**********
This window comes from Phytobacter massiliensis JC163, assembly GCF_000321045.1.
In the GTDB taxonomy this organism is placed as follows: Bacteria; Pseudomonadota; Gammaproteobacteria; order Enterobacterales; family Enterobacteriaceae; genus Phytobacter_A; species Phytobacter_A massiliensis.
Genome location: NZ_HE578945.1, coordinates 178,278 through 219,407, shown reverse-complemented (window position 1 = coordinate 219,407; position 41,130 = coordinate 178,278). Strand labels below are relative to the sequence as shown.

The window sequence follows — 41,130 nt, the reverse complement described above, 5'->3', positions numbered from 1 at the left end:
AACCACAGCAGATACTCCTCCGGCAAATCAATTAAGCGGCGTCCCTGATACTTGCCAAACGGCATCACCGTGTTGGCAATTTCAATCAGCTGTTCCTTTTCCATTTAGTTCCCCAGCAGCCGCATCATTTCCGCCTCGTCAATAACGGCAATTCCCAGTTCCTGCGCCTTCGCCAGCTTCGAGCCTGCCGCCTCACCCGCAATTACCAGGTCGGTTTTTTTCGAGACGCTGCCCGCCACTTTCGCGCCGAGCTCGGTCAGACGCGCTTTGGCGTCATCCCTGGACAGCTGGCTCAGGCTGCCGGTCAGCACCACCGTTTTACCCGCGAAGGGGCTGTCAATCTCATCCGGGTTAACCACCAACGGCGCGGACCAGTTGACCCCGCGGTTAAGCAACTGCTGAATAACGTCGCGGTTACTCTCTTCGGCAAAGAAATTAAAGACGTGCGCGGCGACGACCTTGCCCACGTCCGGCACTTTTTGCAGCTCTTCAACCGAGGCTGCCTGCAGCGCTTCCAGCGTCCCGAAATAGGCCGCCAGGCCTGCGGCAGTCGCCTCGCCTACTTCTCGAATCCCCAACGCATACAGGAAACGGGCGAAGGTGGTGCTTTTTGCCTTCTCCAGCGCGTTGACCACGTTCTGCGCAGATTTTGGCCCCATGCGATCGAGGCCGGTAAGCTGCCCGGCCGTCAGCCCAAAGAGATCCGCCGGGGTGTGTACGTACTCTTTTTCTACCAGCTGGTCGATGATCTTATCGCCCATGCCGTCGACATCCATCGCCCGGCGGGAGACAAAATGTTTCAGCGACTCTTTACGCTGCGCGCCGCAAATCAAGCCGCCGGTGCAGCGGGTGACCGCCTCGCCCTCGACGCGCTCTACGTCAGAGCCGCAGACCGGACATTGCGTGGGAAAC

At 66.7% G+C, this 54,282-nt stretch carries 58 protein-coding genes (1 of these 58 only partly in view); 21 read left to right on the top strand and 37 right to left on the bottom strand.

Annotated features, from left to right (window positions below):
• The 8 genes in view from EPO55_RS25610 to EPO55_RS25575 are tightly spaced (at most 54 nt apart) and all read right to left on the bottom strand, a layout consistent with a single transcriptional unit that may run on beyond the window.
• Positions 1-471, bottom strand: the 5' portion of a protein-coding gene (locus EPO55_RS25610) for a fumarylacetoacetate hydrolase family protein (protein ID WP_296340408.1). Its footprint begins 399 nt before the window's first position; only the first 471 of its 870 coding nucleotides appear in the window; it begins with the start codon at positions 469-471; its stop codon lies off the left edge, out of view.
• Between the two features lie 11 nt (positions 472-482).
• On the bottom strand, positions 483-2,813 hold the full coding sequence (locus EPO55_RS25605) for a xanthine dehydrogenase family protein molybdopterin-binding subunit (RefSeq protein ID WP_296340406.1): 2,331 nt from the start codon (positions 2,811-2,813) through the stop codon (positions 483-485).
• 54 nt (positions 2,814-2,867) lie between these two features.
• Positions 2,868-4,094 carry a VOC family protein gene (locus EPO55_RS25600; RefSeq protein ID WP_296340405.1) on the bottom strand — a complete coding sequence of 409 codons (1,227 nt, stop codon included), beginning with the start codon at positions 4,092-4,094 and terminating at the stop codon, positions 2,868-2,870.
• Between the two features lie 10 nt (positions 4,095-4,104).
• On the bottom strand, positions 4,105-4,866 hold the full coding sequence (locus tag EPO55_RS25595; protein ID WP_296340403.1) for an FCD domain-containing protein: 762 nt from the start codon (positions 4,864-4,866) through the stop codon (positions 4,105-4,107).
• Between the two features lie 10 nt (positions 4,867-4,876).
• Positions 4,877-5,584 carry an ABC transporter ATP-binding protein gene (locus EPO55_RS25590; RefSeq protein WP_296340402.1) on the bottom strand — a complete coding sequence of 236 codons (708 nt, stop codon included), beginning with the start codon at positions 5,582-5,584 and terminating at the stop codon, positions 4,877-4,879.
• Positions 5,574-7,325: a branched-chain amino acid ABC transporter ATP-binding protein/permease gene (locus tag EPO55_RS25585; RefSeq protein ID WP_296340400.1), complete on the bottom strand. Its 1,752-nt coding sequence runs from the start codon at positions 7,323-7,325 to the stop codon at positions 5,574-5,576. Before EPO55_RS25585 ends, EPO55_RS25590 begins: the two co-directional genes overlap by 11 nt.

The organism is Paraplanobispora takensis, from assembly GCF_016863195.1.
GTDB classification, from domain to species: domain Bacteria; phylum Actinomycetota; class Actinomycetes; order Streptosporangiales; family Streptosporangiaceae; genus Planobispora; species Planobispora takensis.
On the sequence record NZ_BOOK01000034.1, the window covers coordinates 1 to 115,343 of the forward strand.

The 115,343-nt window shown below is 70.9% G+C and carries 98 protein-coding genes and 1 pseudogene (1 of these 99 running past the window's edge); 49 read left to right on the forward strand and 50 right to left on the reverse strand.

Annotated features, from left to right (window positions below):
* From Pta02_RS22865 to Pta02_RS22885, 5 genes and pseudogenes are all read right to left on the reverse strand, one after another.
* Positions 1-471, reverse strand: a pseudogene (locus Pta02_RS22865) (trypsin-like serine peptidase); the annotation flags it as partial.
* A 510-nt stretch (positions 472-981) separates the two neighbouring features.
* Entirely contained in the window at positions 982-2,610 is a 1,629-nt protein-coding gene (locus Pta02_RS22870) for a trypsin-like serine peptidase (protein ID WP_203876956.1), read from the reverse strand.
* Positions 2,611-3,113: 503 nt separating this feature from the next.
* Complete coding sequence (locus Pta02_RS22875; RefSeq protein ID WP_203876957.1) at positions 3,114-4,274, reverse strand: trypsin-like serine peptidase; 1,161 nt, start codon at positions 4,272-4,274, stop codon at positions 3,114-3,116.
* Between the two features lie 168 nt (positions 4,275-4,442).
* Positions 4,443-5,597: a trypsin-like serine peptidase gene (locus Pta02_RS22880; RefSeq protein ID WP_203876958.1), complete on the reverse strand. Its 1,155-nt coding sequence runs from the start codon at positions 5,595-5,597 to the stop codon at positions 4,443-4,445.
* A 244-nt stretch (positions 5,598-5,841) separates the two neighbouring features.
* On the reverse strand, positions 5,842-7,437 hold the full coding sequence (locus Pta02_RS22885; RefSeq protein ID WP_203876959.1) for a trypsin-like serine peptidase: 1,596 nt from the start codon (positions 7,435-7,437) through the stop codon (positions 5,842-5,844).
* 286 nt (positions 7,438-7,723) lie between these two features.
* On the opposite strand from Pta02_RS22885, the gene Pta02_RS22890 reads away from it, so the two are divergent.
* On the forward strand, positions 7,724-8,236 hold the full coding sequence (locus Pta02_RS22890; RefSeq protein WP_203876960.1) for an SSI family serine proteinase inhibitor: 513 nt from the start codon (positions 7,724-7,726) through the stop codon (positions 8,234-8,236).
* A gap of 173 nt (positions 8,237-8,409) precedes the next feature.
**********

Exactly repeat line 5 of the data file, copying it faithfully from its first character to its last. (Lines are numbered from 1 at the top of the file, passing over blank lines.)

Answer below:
AACCACAGCAGATACTCCTCCGGCAAATCAATTAAGCGGCGTCCCTGATACTTGCCAAACGGCATCACCGTGTTGGCAATTTCAATCAGCTGTTCCTTTTCCATTTAGTTCCCCAGCAGCCGCATCATTTCCGCCTCGTCAATAACGGCAATTCCCAGTTCCTGCGCCTTCGCCAGCTTCGAGCCTGCCGCCTCACCCGCAATTACCAGGTCGGTTTTTTTCGAGACGCTGCCCGCCACTTTCGCGCCGAGCTCGGTCAGACGCGCTTTGGCGTCATCCCTGGACAGCTGGCTCAGGCTGCCGGTCAGCACCACCGTTTTACCCGCGAAGGGGCTGTCAATCTCATCCGGGTTAACCACCAACGGCGCGGACCAGTTGACCCCGCGGTTAAGCAACTGCTGAATAACGTCGCGGTTACTCTCTTCGGCAAAGAAATTAAAGACGTGCGCGGCGACGACCTTGCCCACGTCCGGCACTTTTTGCAGCTCTTCAACCGAGGCTGCCTGCAGCGCTTCCAGCGTCCCGAAATAGGCCGCCAGGCCTGCGGCAGTCGCCTCGCCTACTTCTCGAATCCCCAACGCATACAGGAAACGGGCGAAGGTGGTGCTTTTTGCCTTCTCCAGCGCGTTGACCACGTTCTGCGCAGATTTTGGCCCCATGCGATCGAGGCCGGTAAGCTGCCCGGCCGTCAGCCCAAAGAGATCCGCCGGGGTGTGTACGTACTCTTTTTCTACCAGCTGGTCGATGATCTTATCGCCCATGCCGTCGACATCCATCGCCCGGCGGGAGACAAAATGTTTCAGCGACTCTTTACGCTGCGCGCCGCAAATCAAGCCGCCGGTGCAGCGGGTGACCGCCTCGCCCTCGACGCGCTCTACGTCAGAGCCGCAGACCGGACATTGCGTGGGAAAC